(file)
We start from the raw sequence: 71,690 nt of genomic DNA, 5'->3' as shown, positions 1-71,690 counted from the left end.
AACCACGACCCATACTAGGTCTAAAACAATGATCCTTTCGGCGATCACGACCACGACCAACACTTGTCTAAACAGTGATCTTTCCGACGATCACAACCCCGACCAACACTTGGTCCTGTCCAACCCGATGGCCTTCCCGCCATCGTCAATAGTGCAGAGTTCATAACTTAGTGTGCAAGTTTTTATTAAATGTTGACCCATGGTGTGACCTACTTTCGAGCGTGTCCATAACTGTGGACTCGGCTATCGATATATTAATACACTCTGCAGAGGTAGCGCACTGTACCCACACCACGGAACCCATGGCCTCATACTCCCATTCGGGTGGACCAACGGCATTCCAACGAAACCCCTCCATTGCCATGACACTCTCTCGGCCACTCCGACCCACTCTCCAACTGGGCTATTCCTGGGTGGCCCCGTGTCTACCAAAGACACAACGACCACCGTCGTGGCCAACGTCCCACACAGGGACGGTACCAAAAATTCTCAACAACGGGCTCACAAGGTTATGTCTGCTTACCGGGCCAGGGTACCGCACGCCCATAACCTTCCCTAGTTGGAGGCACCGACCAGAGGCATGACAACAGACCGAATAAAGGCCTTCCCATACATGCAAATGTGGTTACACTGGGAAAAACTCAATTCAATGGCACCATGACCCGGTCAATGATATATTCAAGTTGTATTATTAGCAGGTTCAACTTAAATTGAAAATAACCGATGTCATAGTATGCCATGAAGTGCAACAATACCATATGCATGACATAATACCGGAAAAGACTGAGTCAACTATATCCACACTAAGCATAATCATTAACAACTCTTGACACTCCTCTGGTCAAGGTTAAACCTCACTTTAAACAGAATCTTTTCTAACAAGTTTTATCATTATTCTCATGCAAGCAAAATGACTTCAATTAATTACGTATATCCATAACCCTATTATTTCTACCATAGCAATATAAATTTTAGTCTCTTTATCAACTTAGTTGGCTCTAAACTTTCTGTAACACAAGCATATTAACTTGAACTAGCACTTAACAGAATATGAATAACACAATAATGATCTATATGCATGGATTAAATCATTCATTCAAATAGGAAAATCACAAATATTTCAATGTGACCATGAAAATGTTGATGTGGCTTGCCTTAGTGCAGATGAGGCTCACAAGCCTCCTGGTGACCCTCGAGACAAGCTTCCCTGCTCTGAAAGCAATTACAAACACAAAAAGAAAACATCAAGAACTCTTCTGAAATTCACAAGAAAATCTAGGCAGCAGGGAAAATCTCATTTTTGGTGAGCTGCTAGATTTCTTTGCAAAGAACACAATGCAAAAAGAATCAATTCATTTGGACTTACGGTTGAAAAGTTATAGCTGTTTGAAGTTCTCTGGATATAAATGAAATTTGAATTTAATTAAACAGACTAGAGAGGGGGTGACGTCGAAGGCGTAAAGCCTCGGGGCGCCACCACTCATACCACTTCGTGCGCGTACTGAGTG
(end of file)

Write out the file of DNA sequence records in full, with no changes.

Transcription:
We start from the raw sequence: 71,690 nt of genomic DNA, 5'->3' as shown, positions 1-71,690 counted from the left end.
AACCACGACCCATACTAGGTCTAAAACAATGATCCTTTCGGCGATCACGACCACGACCAACACTTGTCTAAACAGTGATCTTTCCGACGATCACAACCCCGACCAACACTTGGTCCTGTCCAACCCGATGGCCTTCCCGCCATCGTCAATAGTGCAGAGTTCATAACTTAGTGTGCAAGTTTTTATTAAATGTTGACCCATGGTGTGACCTACTTTCGAGCGTGTCCATAACTGTGGACTCGGCTATCGATATATTAATACACTCTGCAGAGGTAGCGCACTGTACCCACACCACGGAACCCATGGCCTCATACTCCCATTCGGGTGGACCAACGGCATTCCAACGAAACCCCTCCATTGCCATGACACTCTCTCGGCCACTCCGACCCACTCTCCAACTGGGCTATTCCTGGGTGGCCCCGTGTCTACCAAAGACACAACGACCACCGTCGTGGCCAACGTCCCACACAGGGACGGTACCAAAAATTCTCAACAACGGGCTCACAAGGTTATGTCTGCTTACCGGGCCAGGGTACCGCACGCCCATAACCTTCCCTAGTTGGAGGCACCGACCAGAGGCATGACAACAGACCGAATAAAGGCCTTCCCATACATGCAAATGTGGTTACACTGGGAAAAACTCAATTCAATGGCACCATGACCCGGTCAATGATATATTCAAGTTGTATTATTAGCAGGTTCAACTTAAATTGAAAATAACCGATGTCATAGTATGCCATGAAGTGCAACAATACCATATGCATGACATAATACCGGAAAAGACTGAGTCAACTATATCCACACTAAGCATAATCATTAACAACTCTTGACACTCCTCTGGTCAAGGTTAAACCTCACTTTAAACAGAATCTTTTCTAACAAGTTTTATCATTATTCTCATGCAAGCAAAATGACTTCAATTAATTACGTATATCCATAACCCTATTATTTCTACCATAGCAATATAAATTTTAGTCTCTTTATCAACTTAGTTGGCTCTAAACTTTCTGTAACACAAGCATATTAACTTGAACTAGCACTTAACAGAATATGAATAACACAATAATGATCTATATGCATGGATTAAATCATTCATTCAAATAGGAAAATCACAAATATTTCAATGTGACCATGAAAATGTTGATGTGGCTTGCCTTAGTGCAGATGAGGCTCACAAGCCTCCTGGTGACCCTCGAGACAAGCTTCCCTGCTCTGAAAGCAATTACAAACACAAAAAGAAAACATCAAGAACTCTTCTGAAATTCACAAGAAAATCTAGGCAGCAGGGAAAATCTCATTTTTGGTGAGCTGCTAGATTTCTTTGCAAAGAACACAATGCAAAAAGAATCAATTCATTTGGACTTACGGTTGAAAAGTTATAGCTGTTTGAAGTTCTCTGGATATAAATGAAATTTGAATTTAATTAAACAGACTAGAGAGGGGGTGACGTCGAAGGCGTAAAGCCTCGGGGCGCCACCACTCATACCACTTCGTGCGCGTACTGAGTG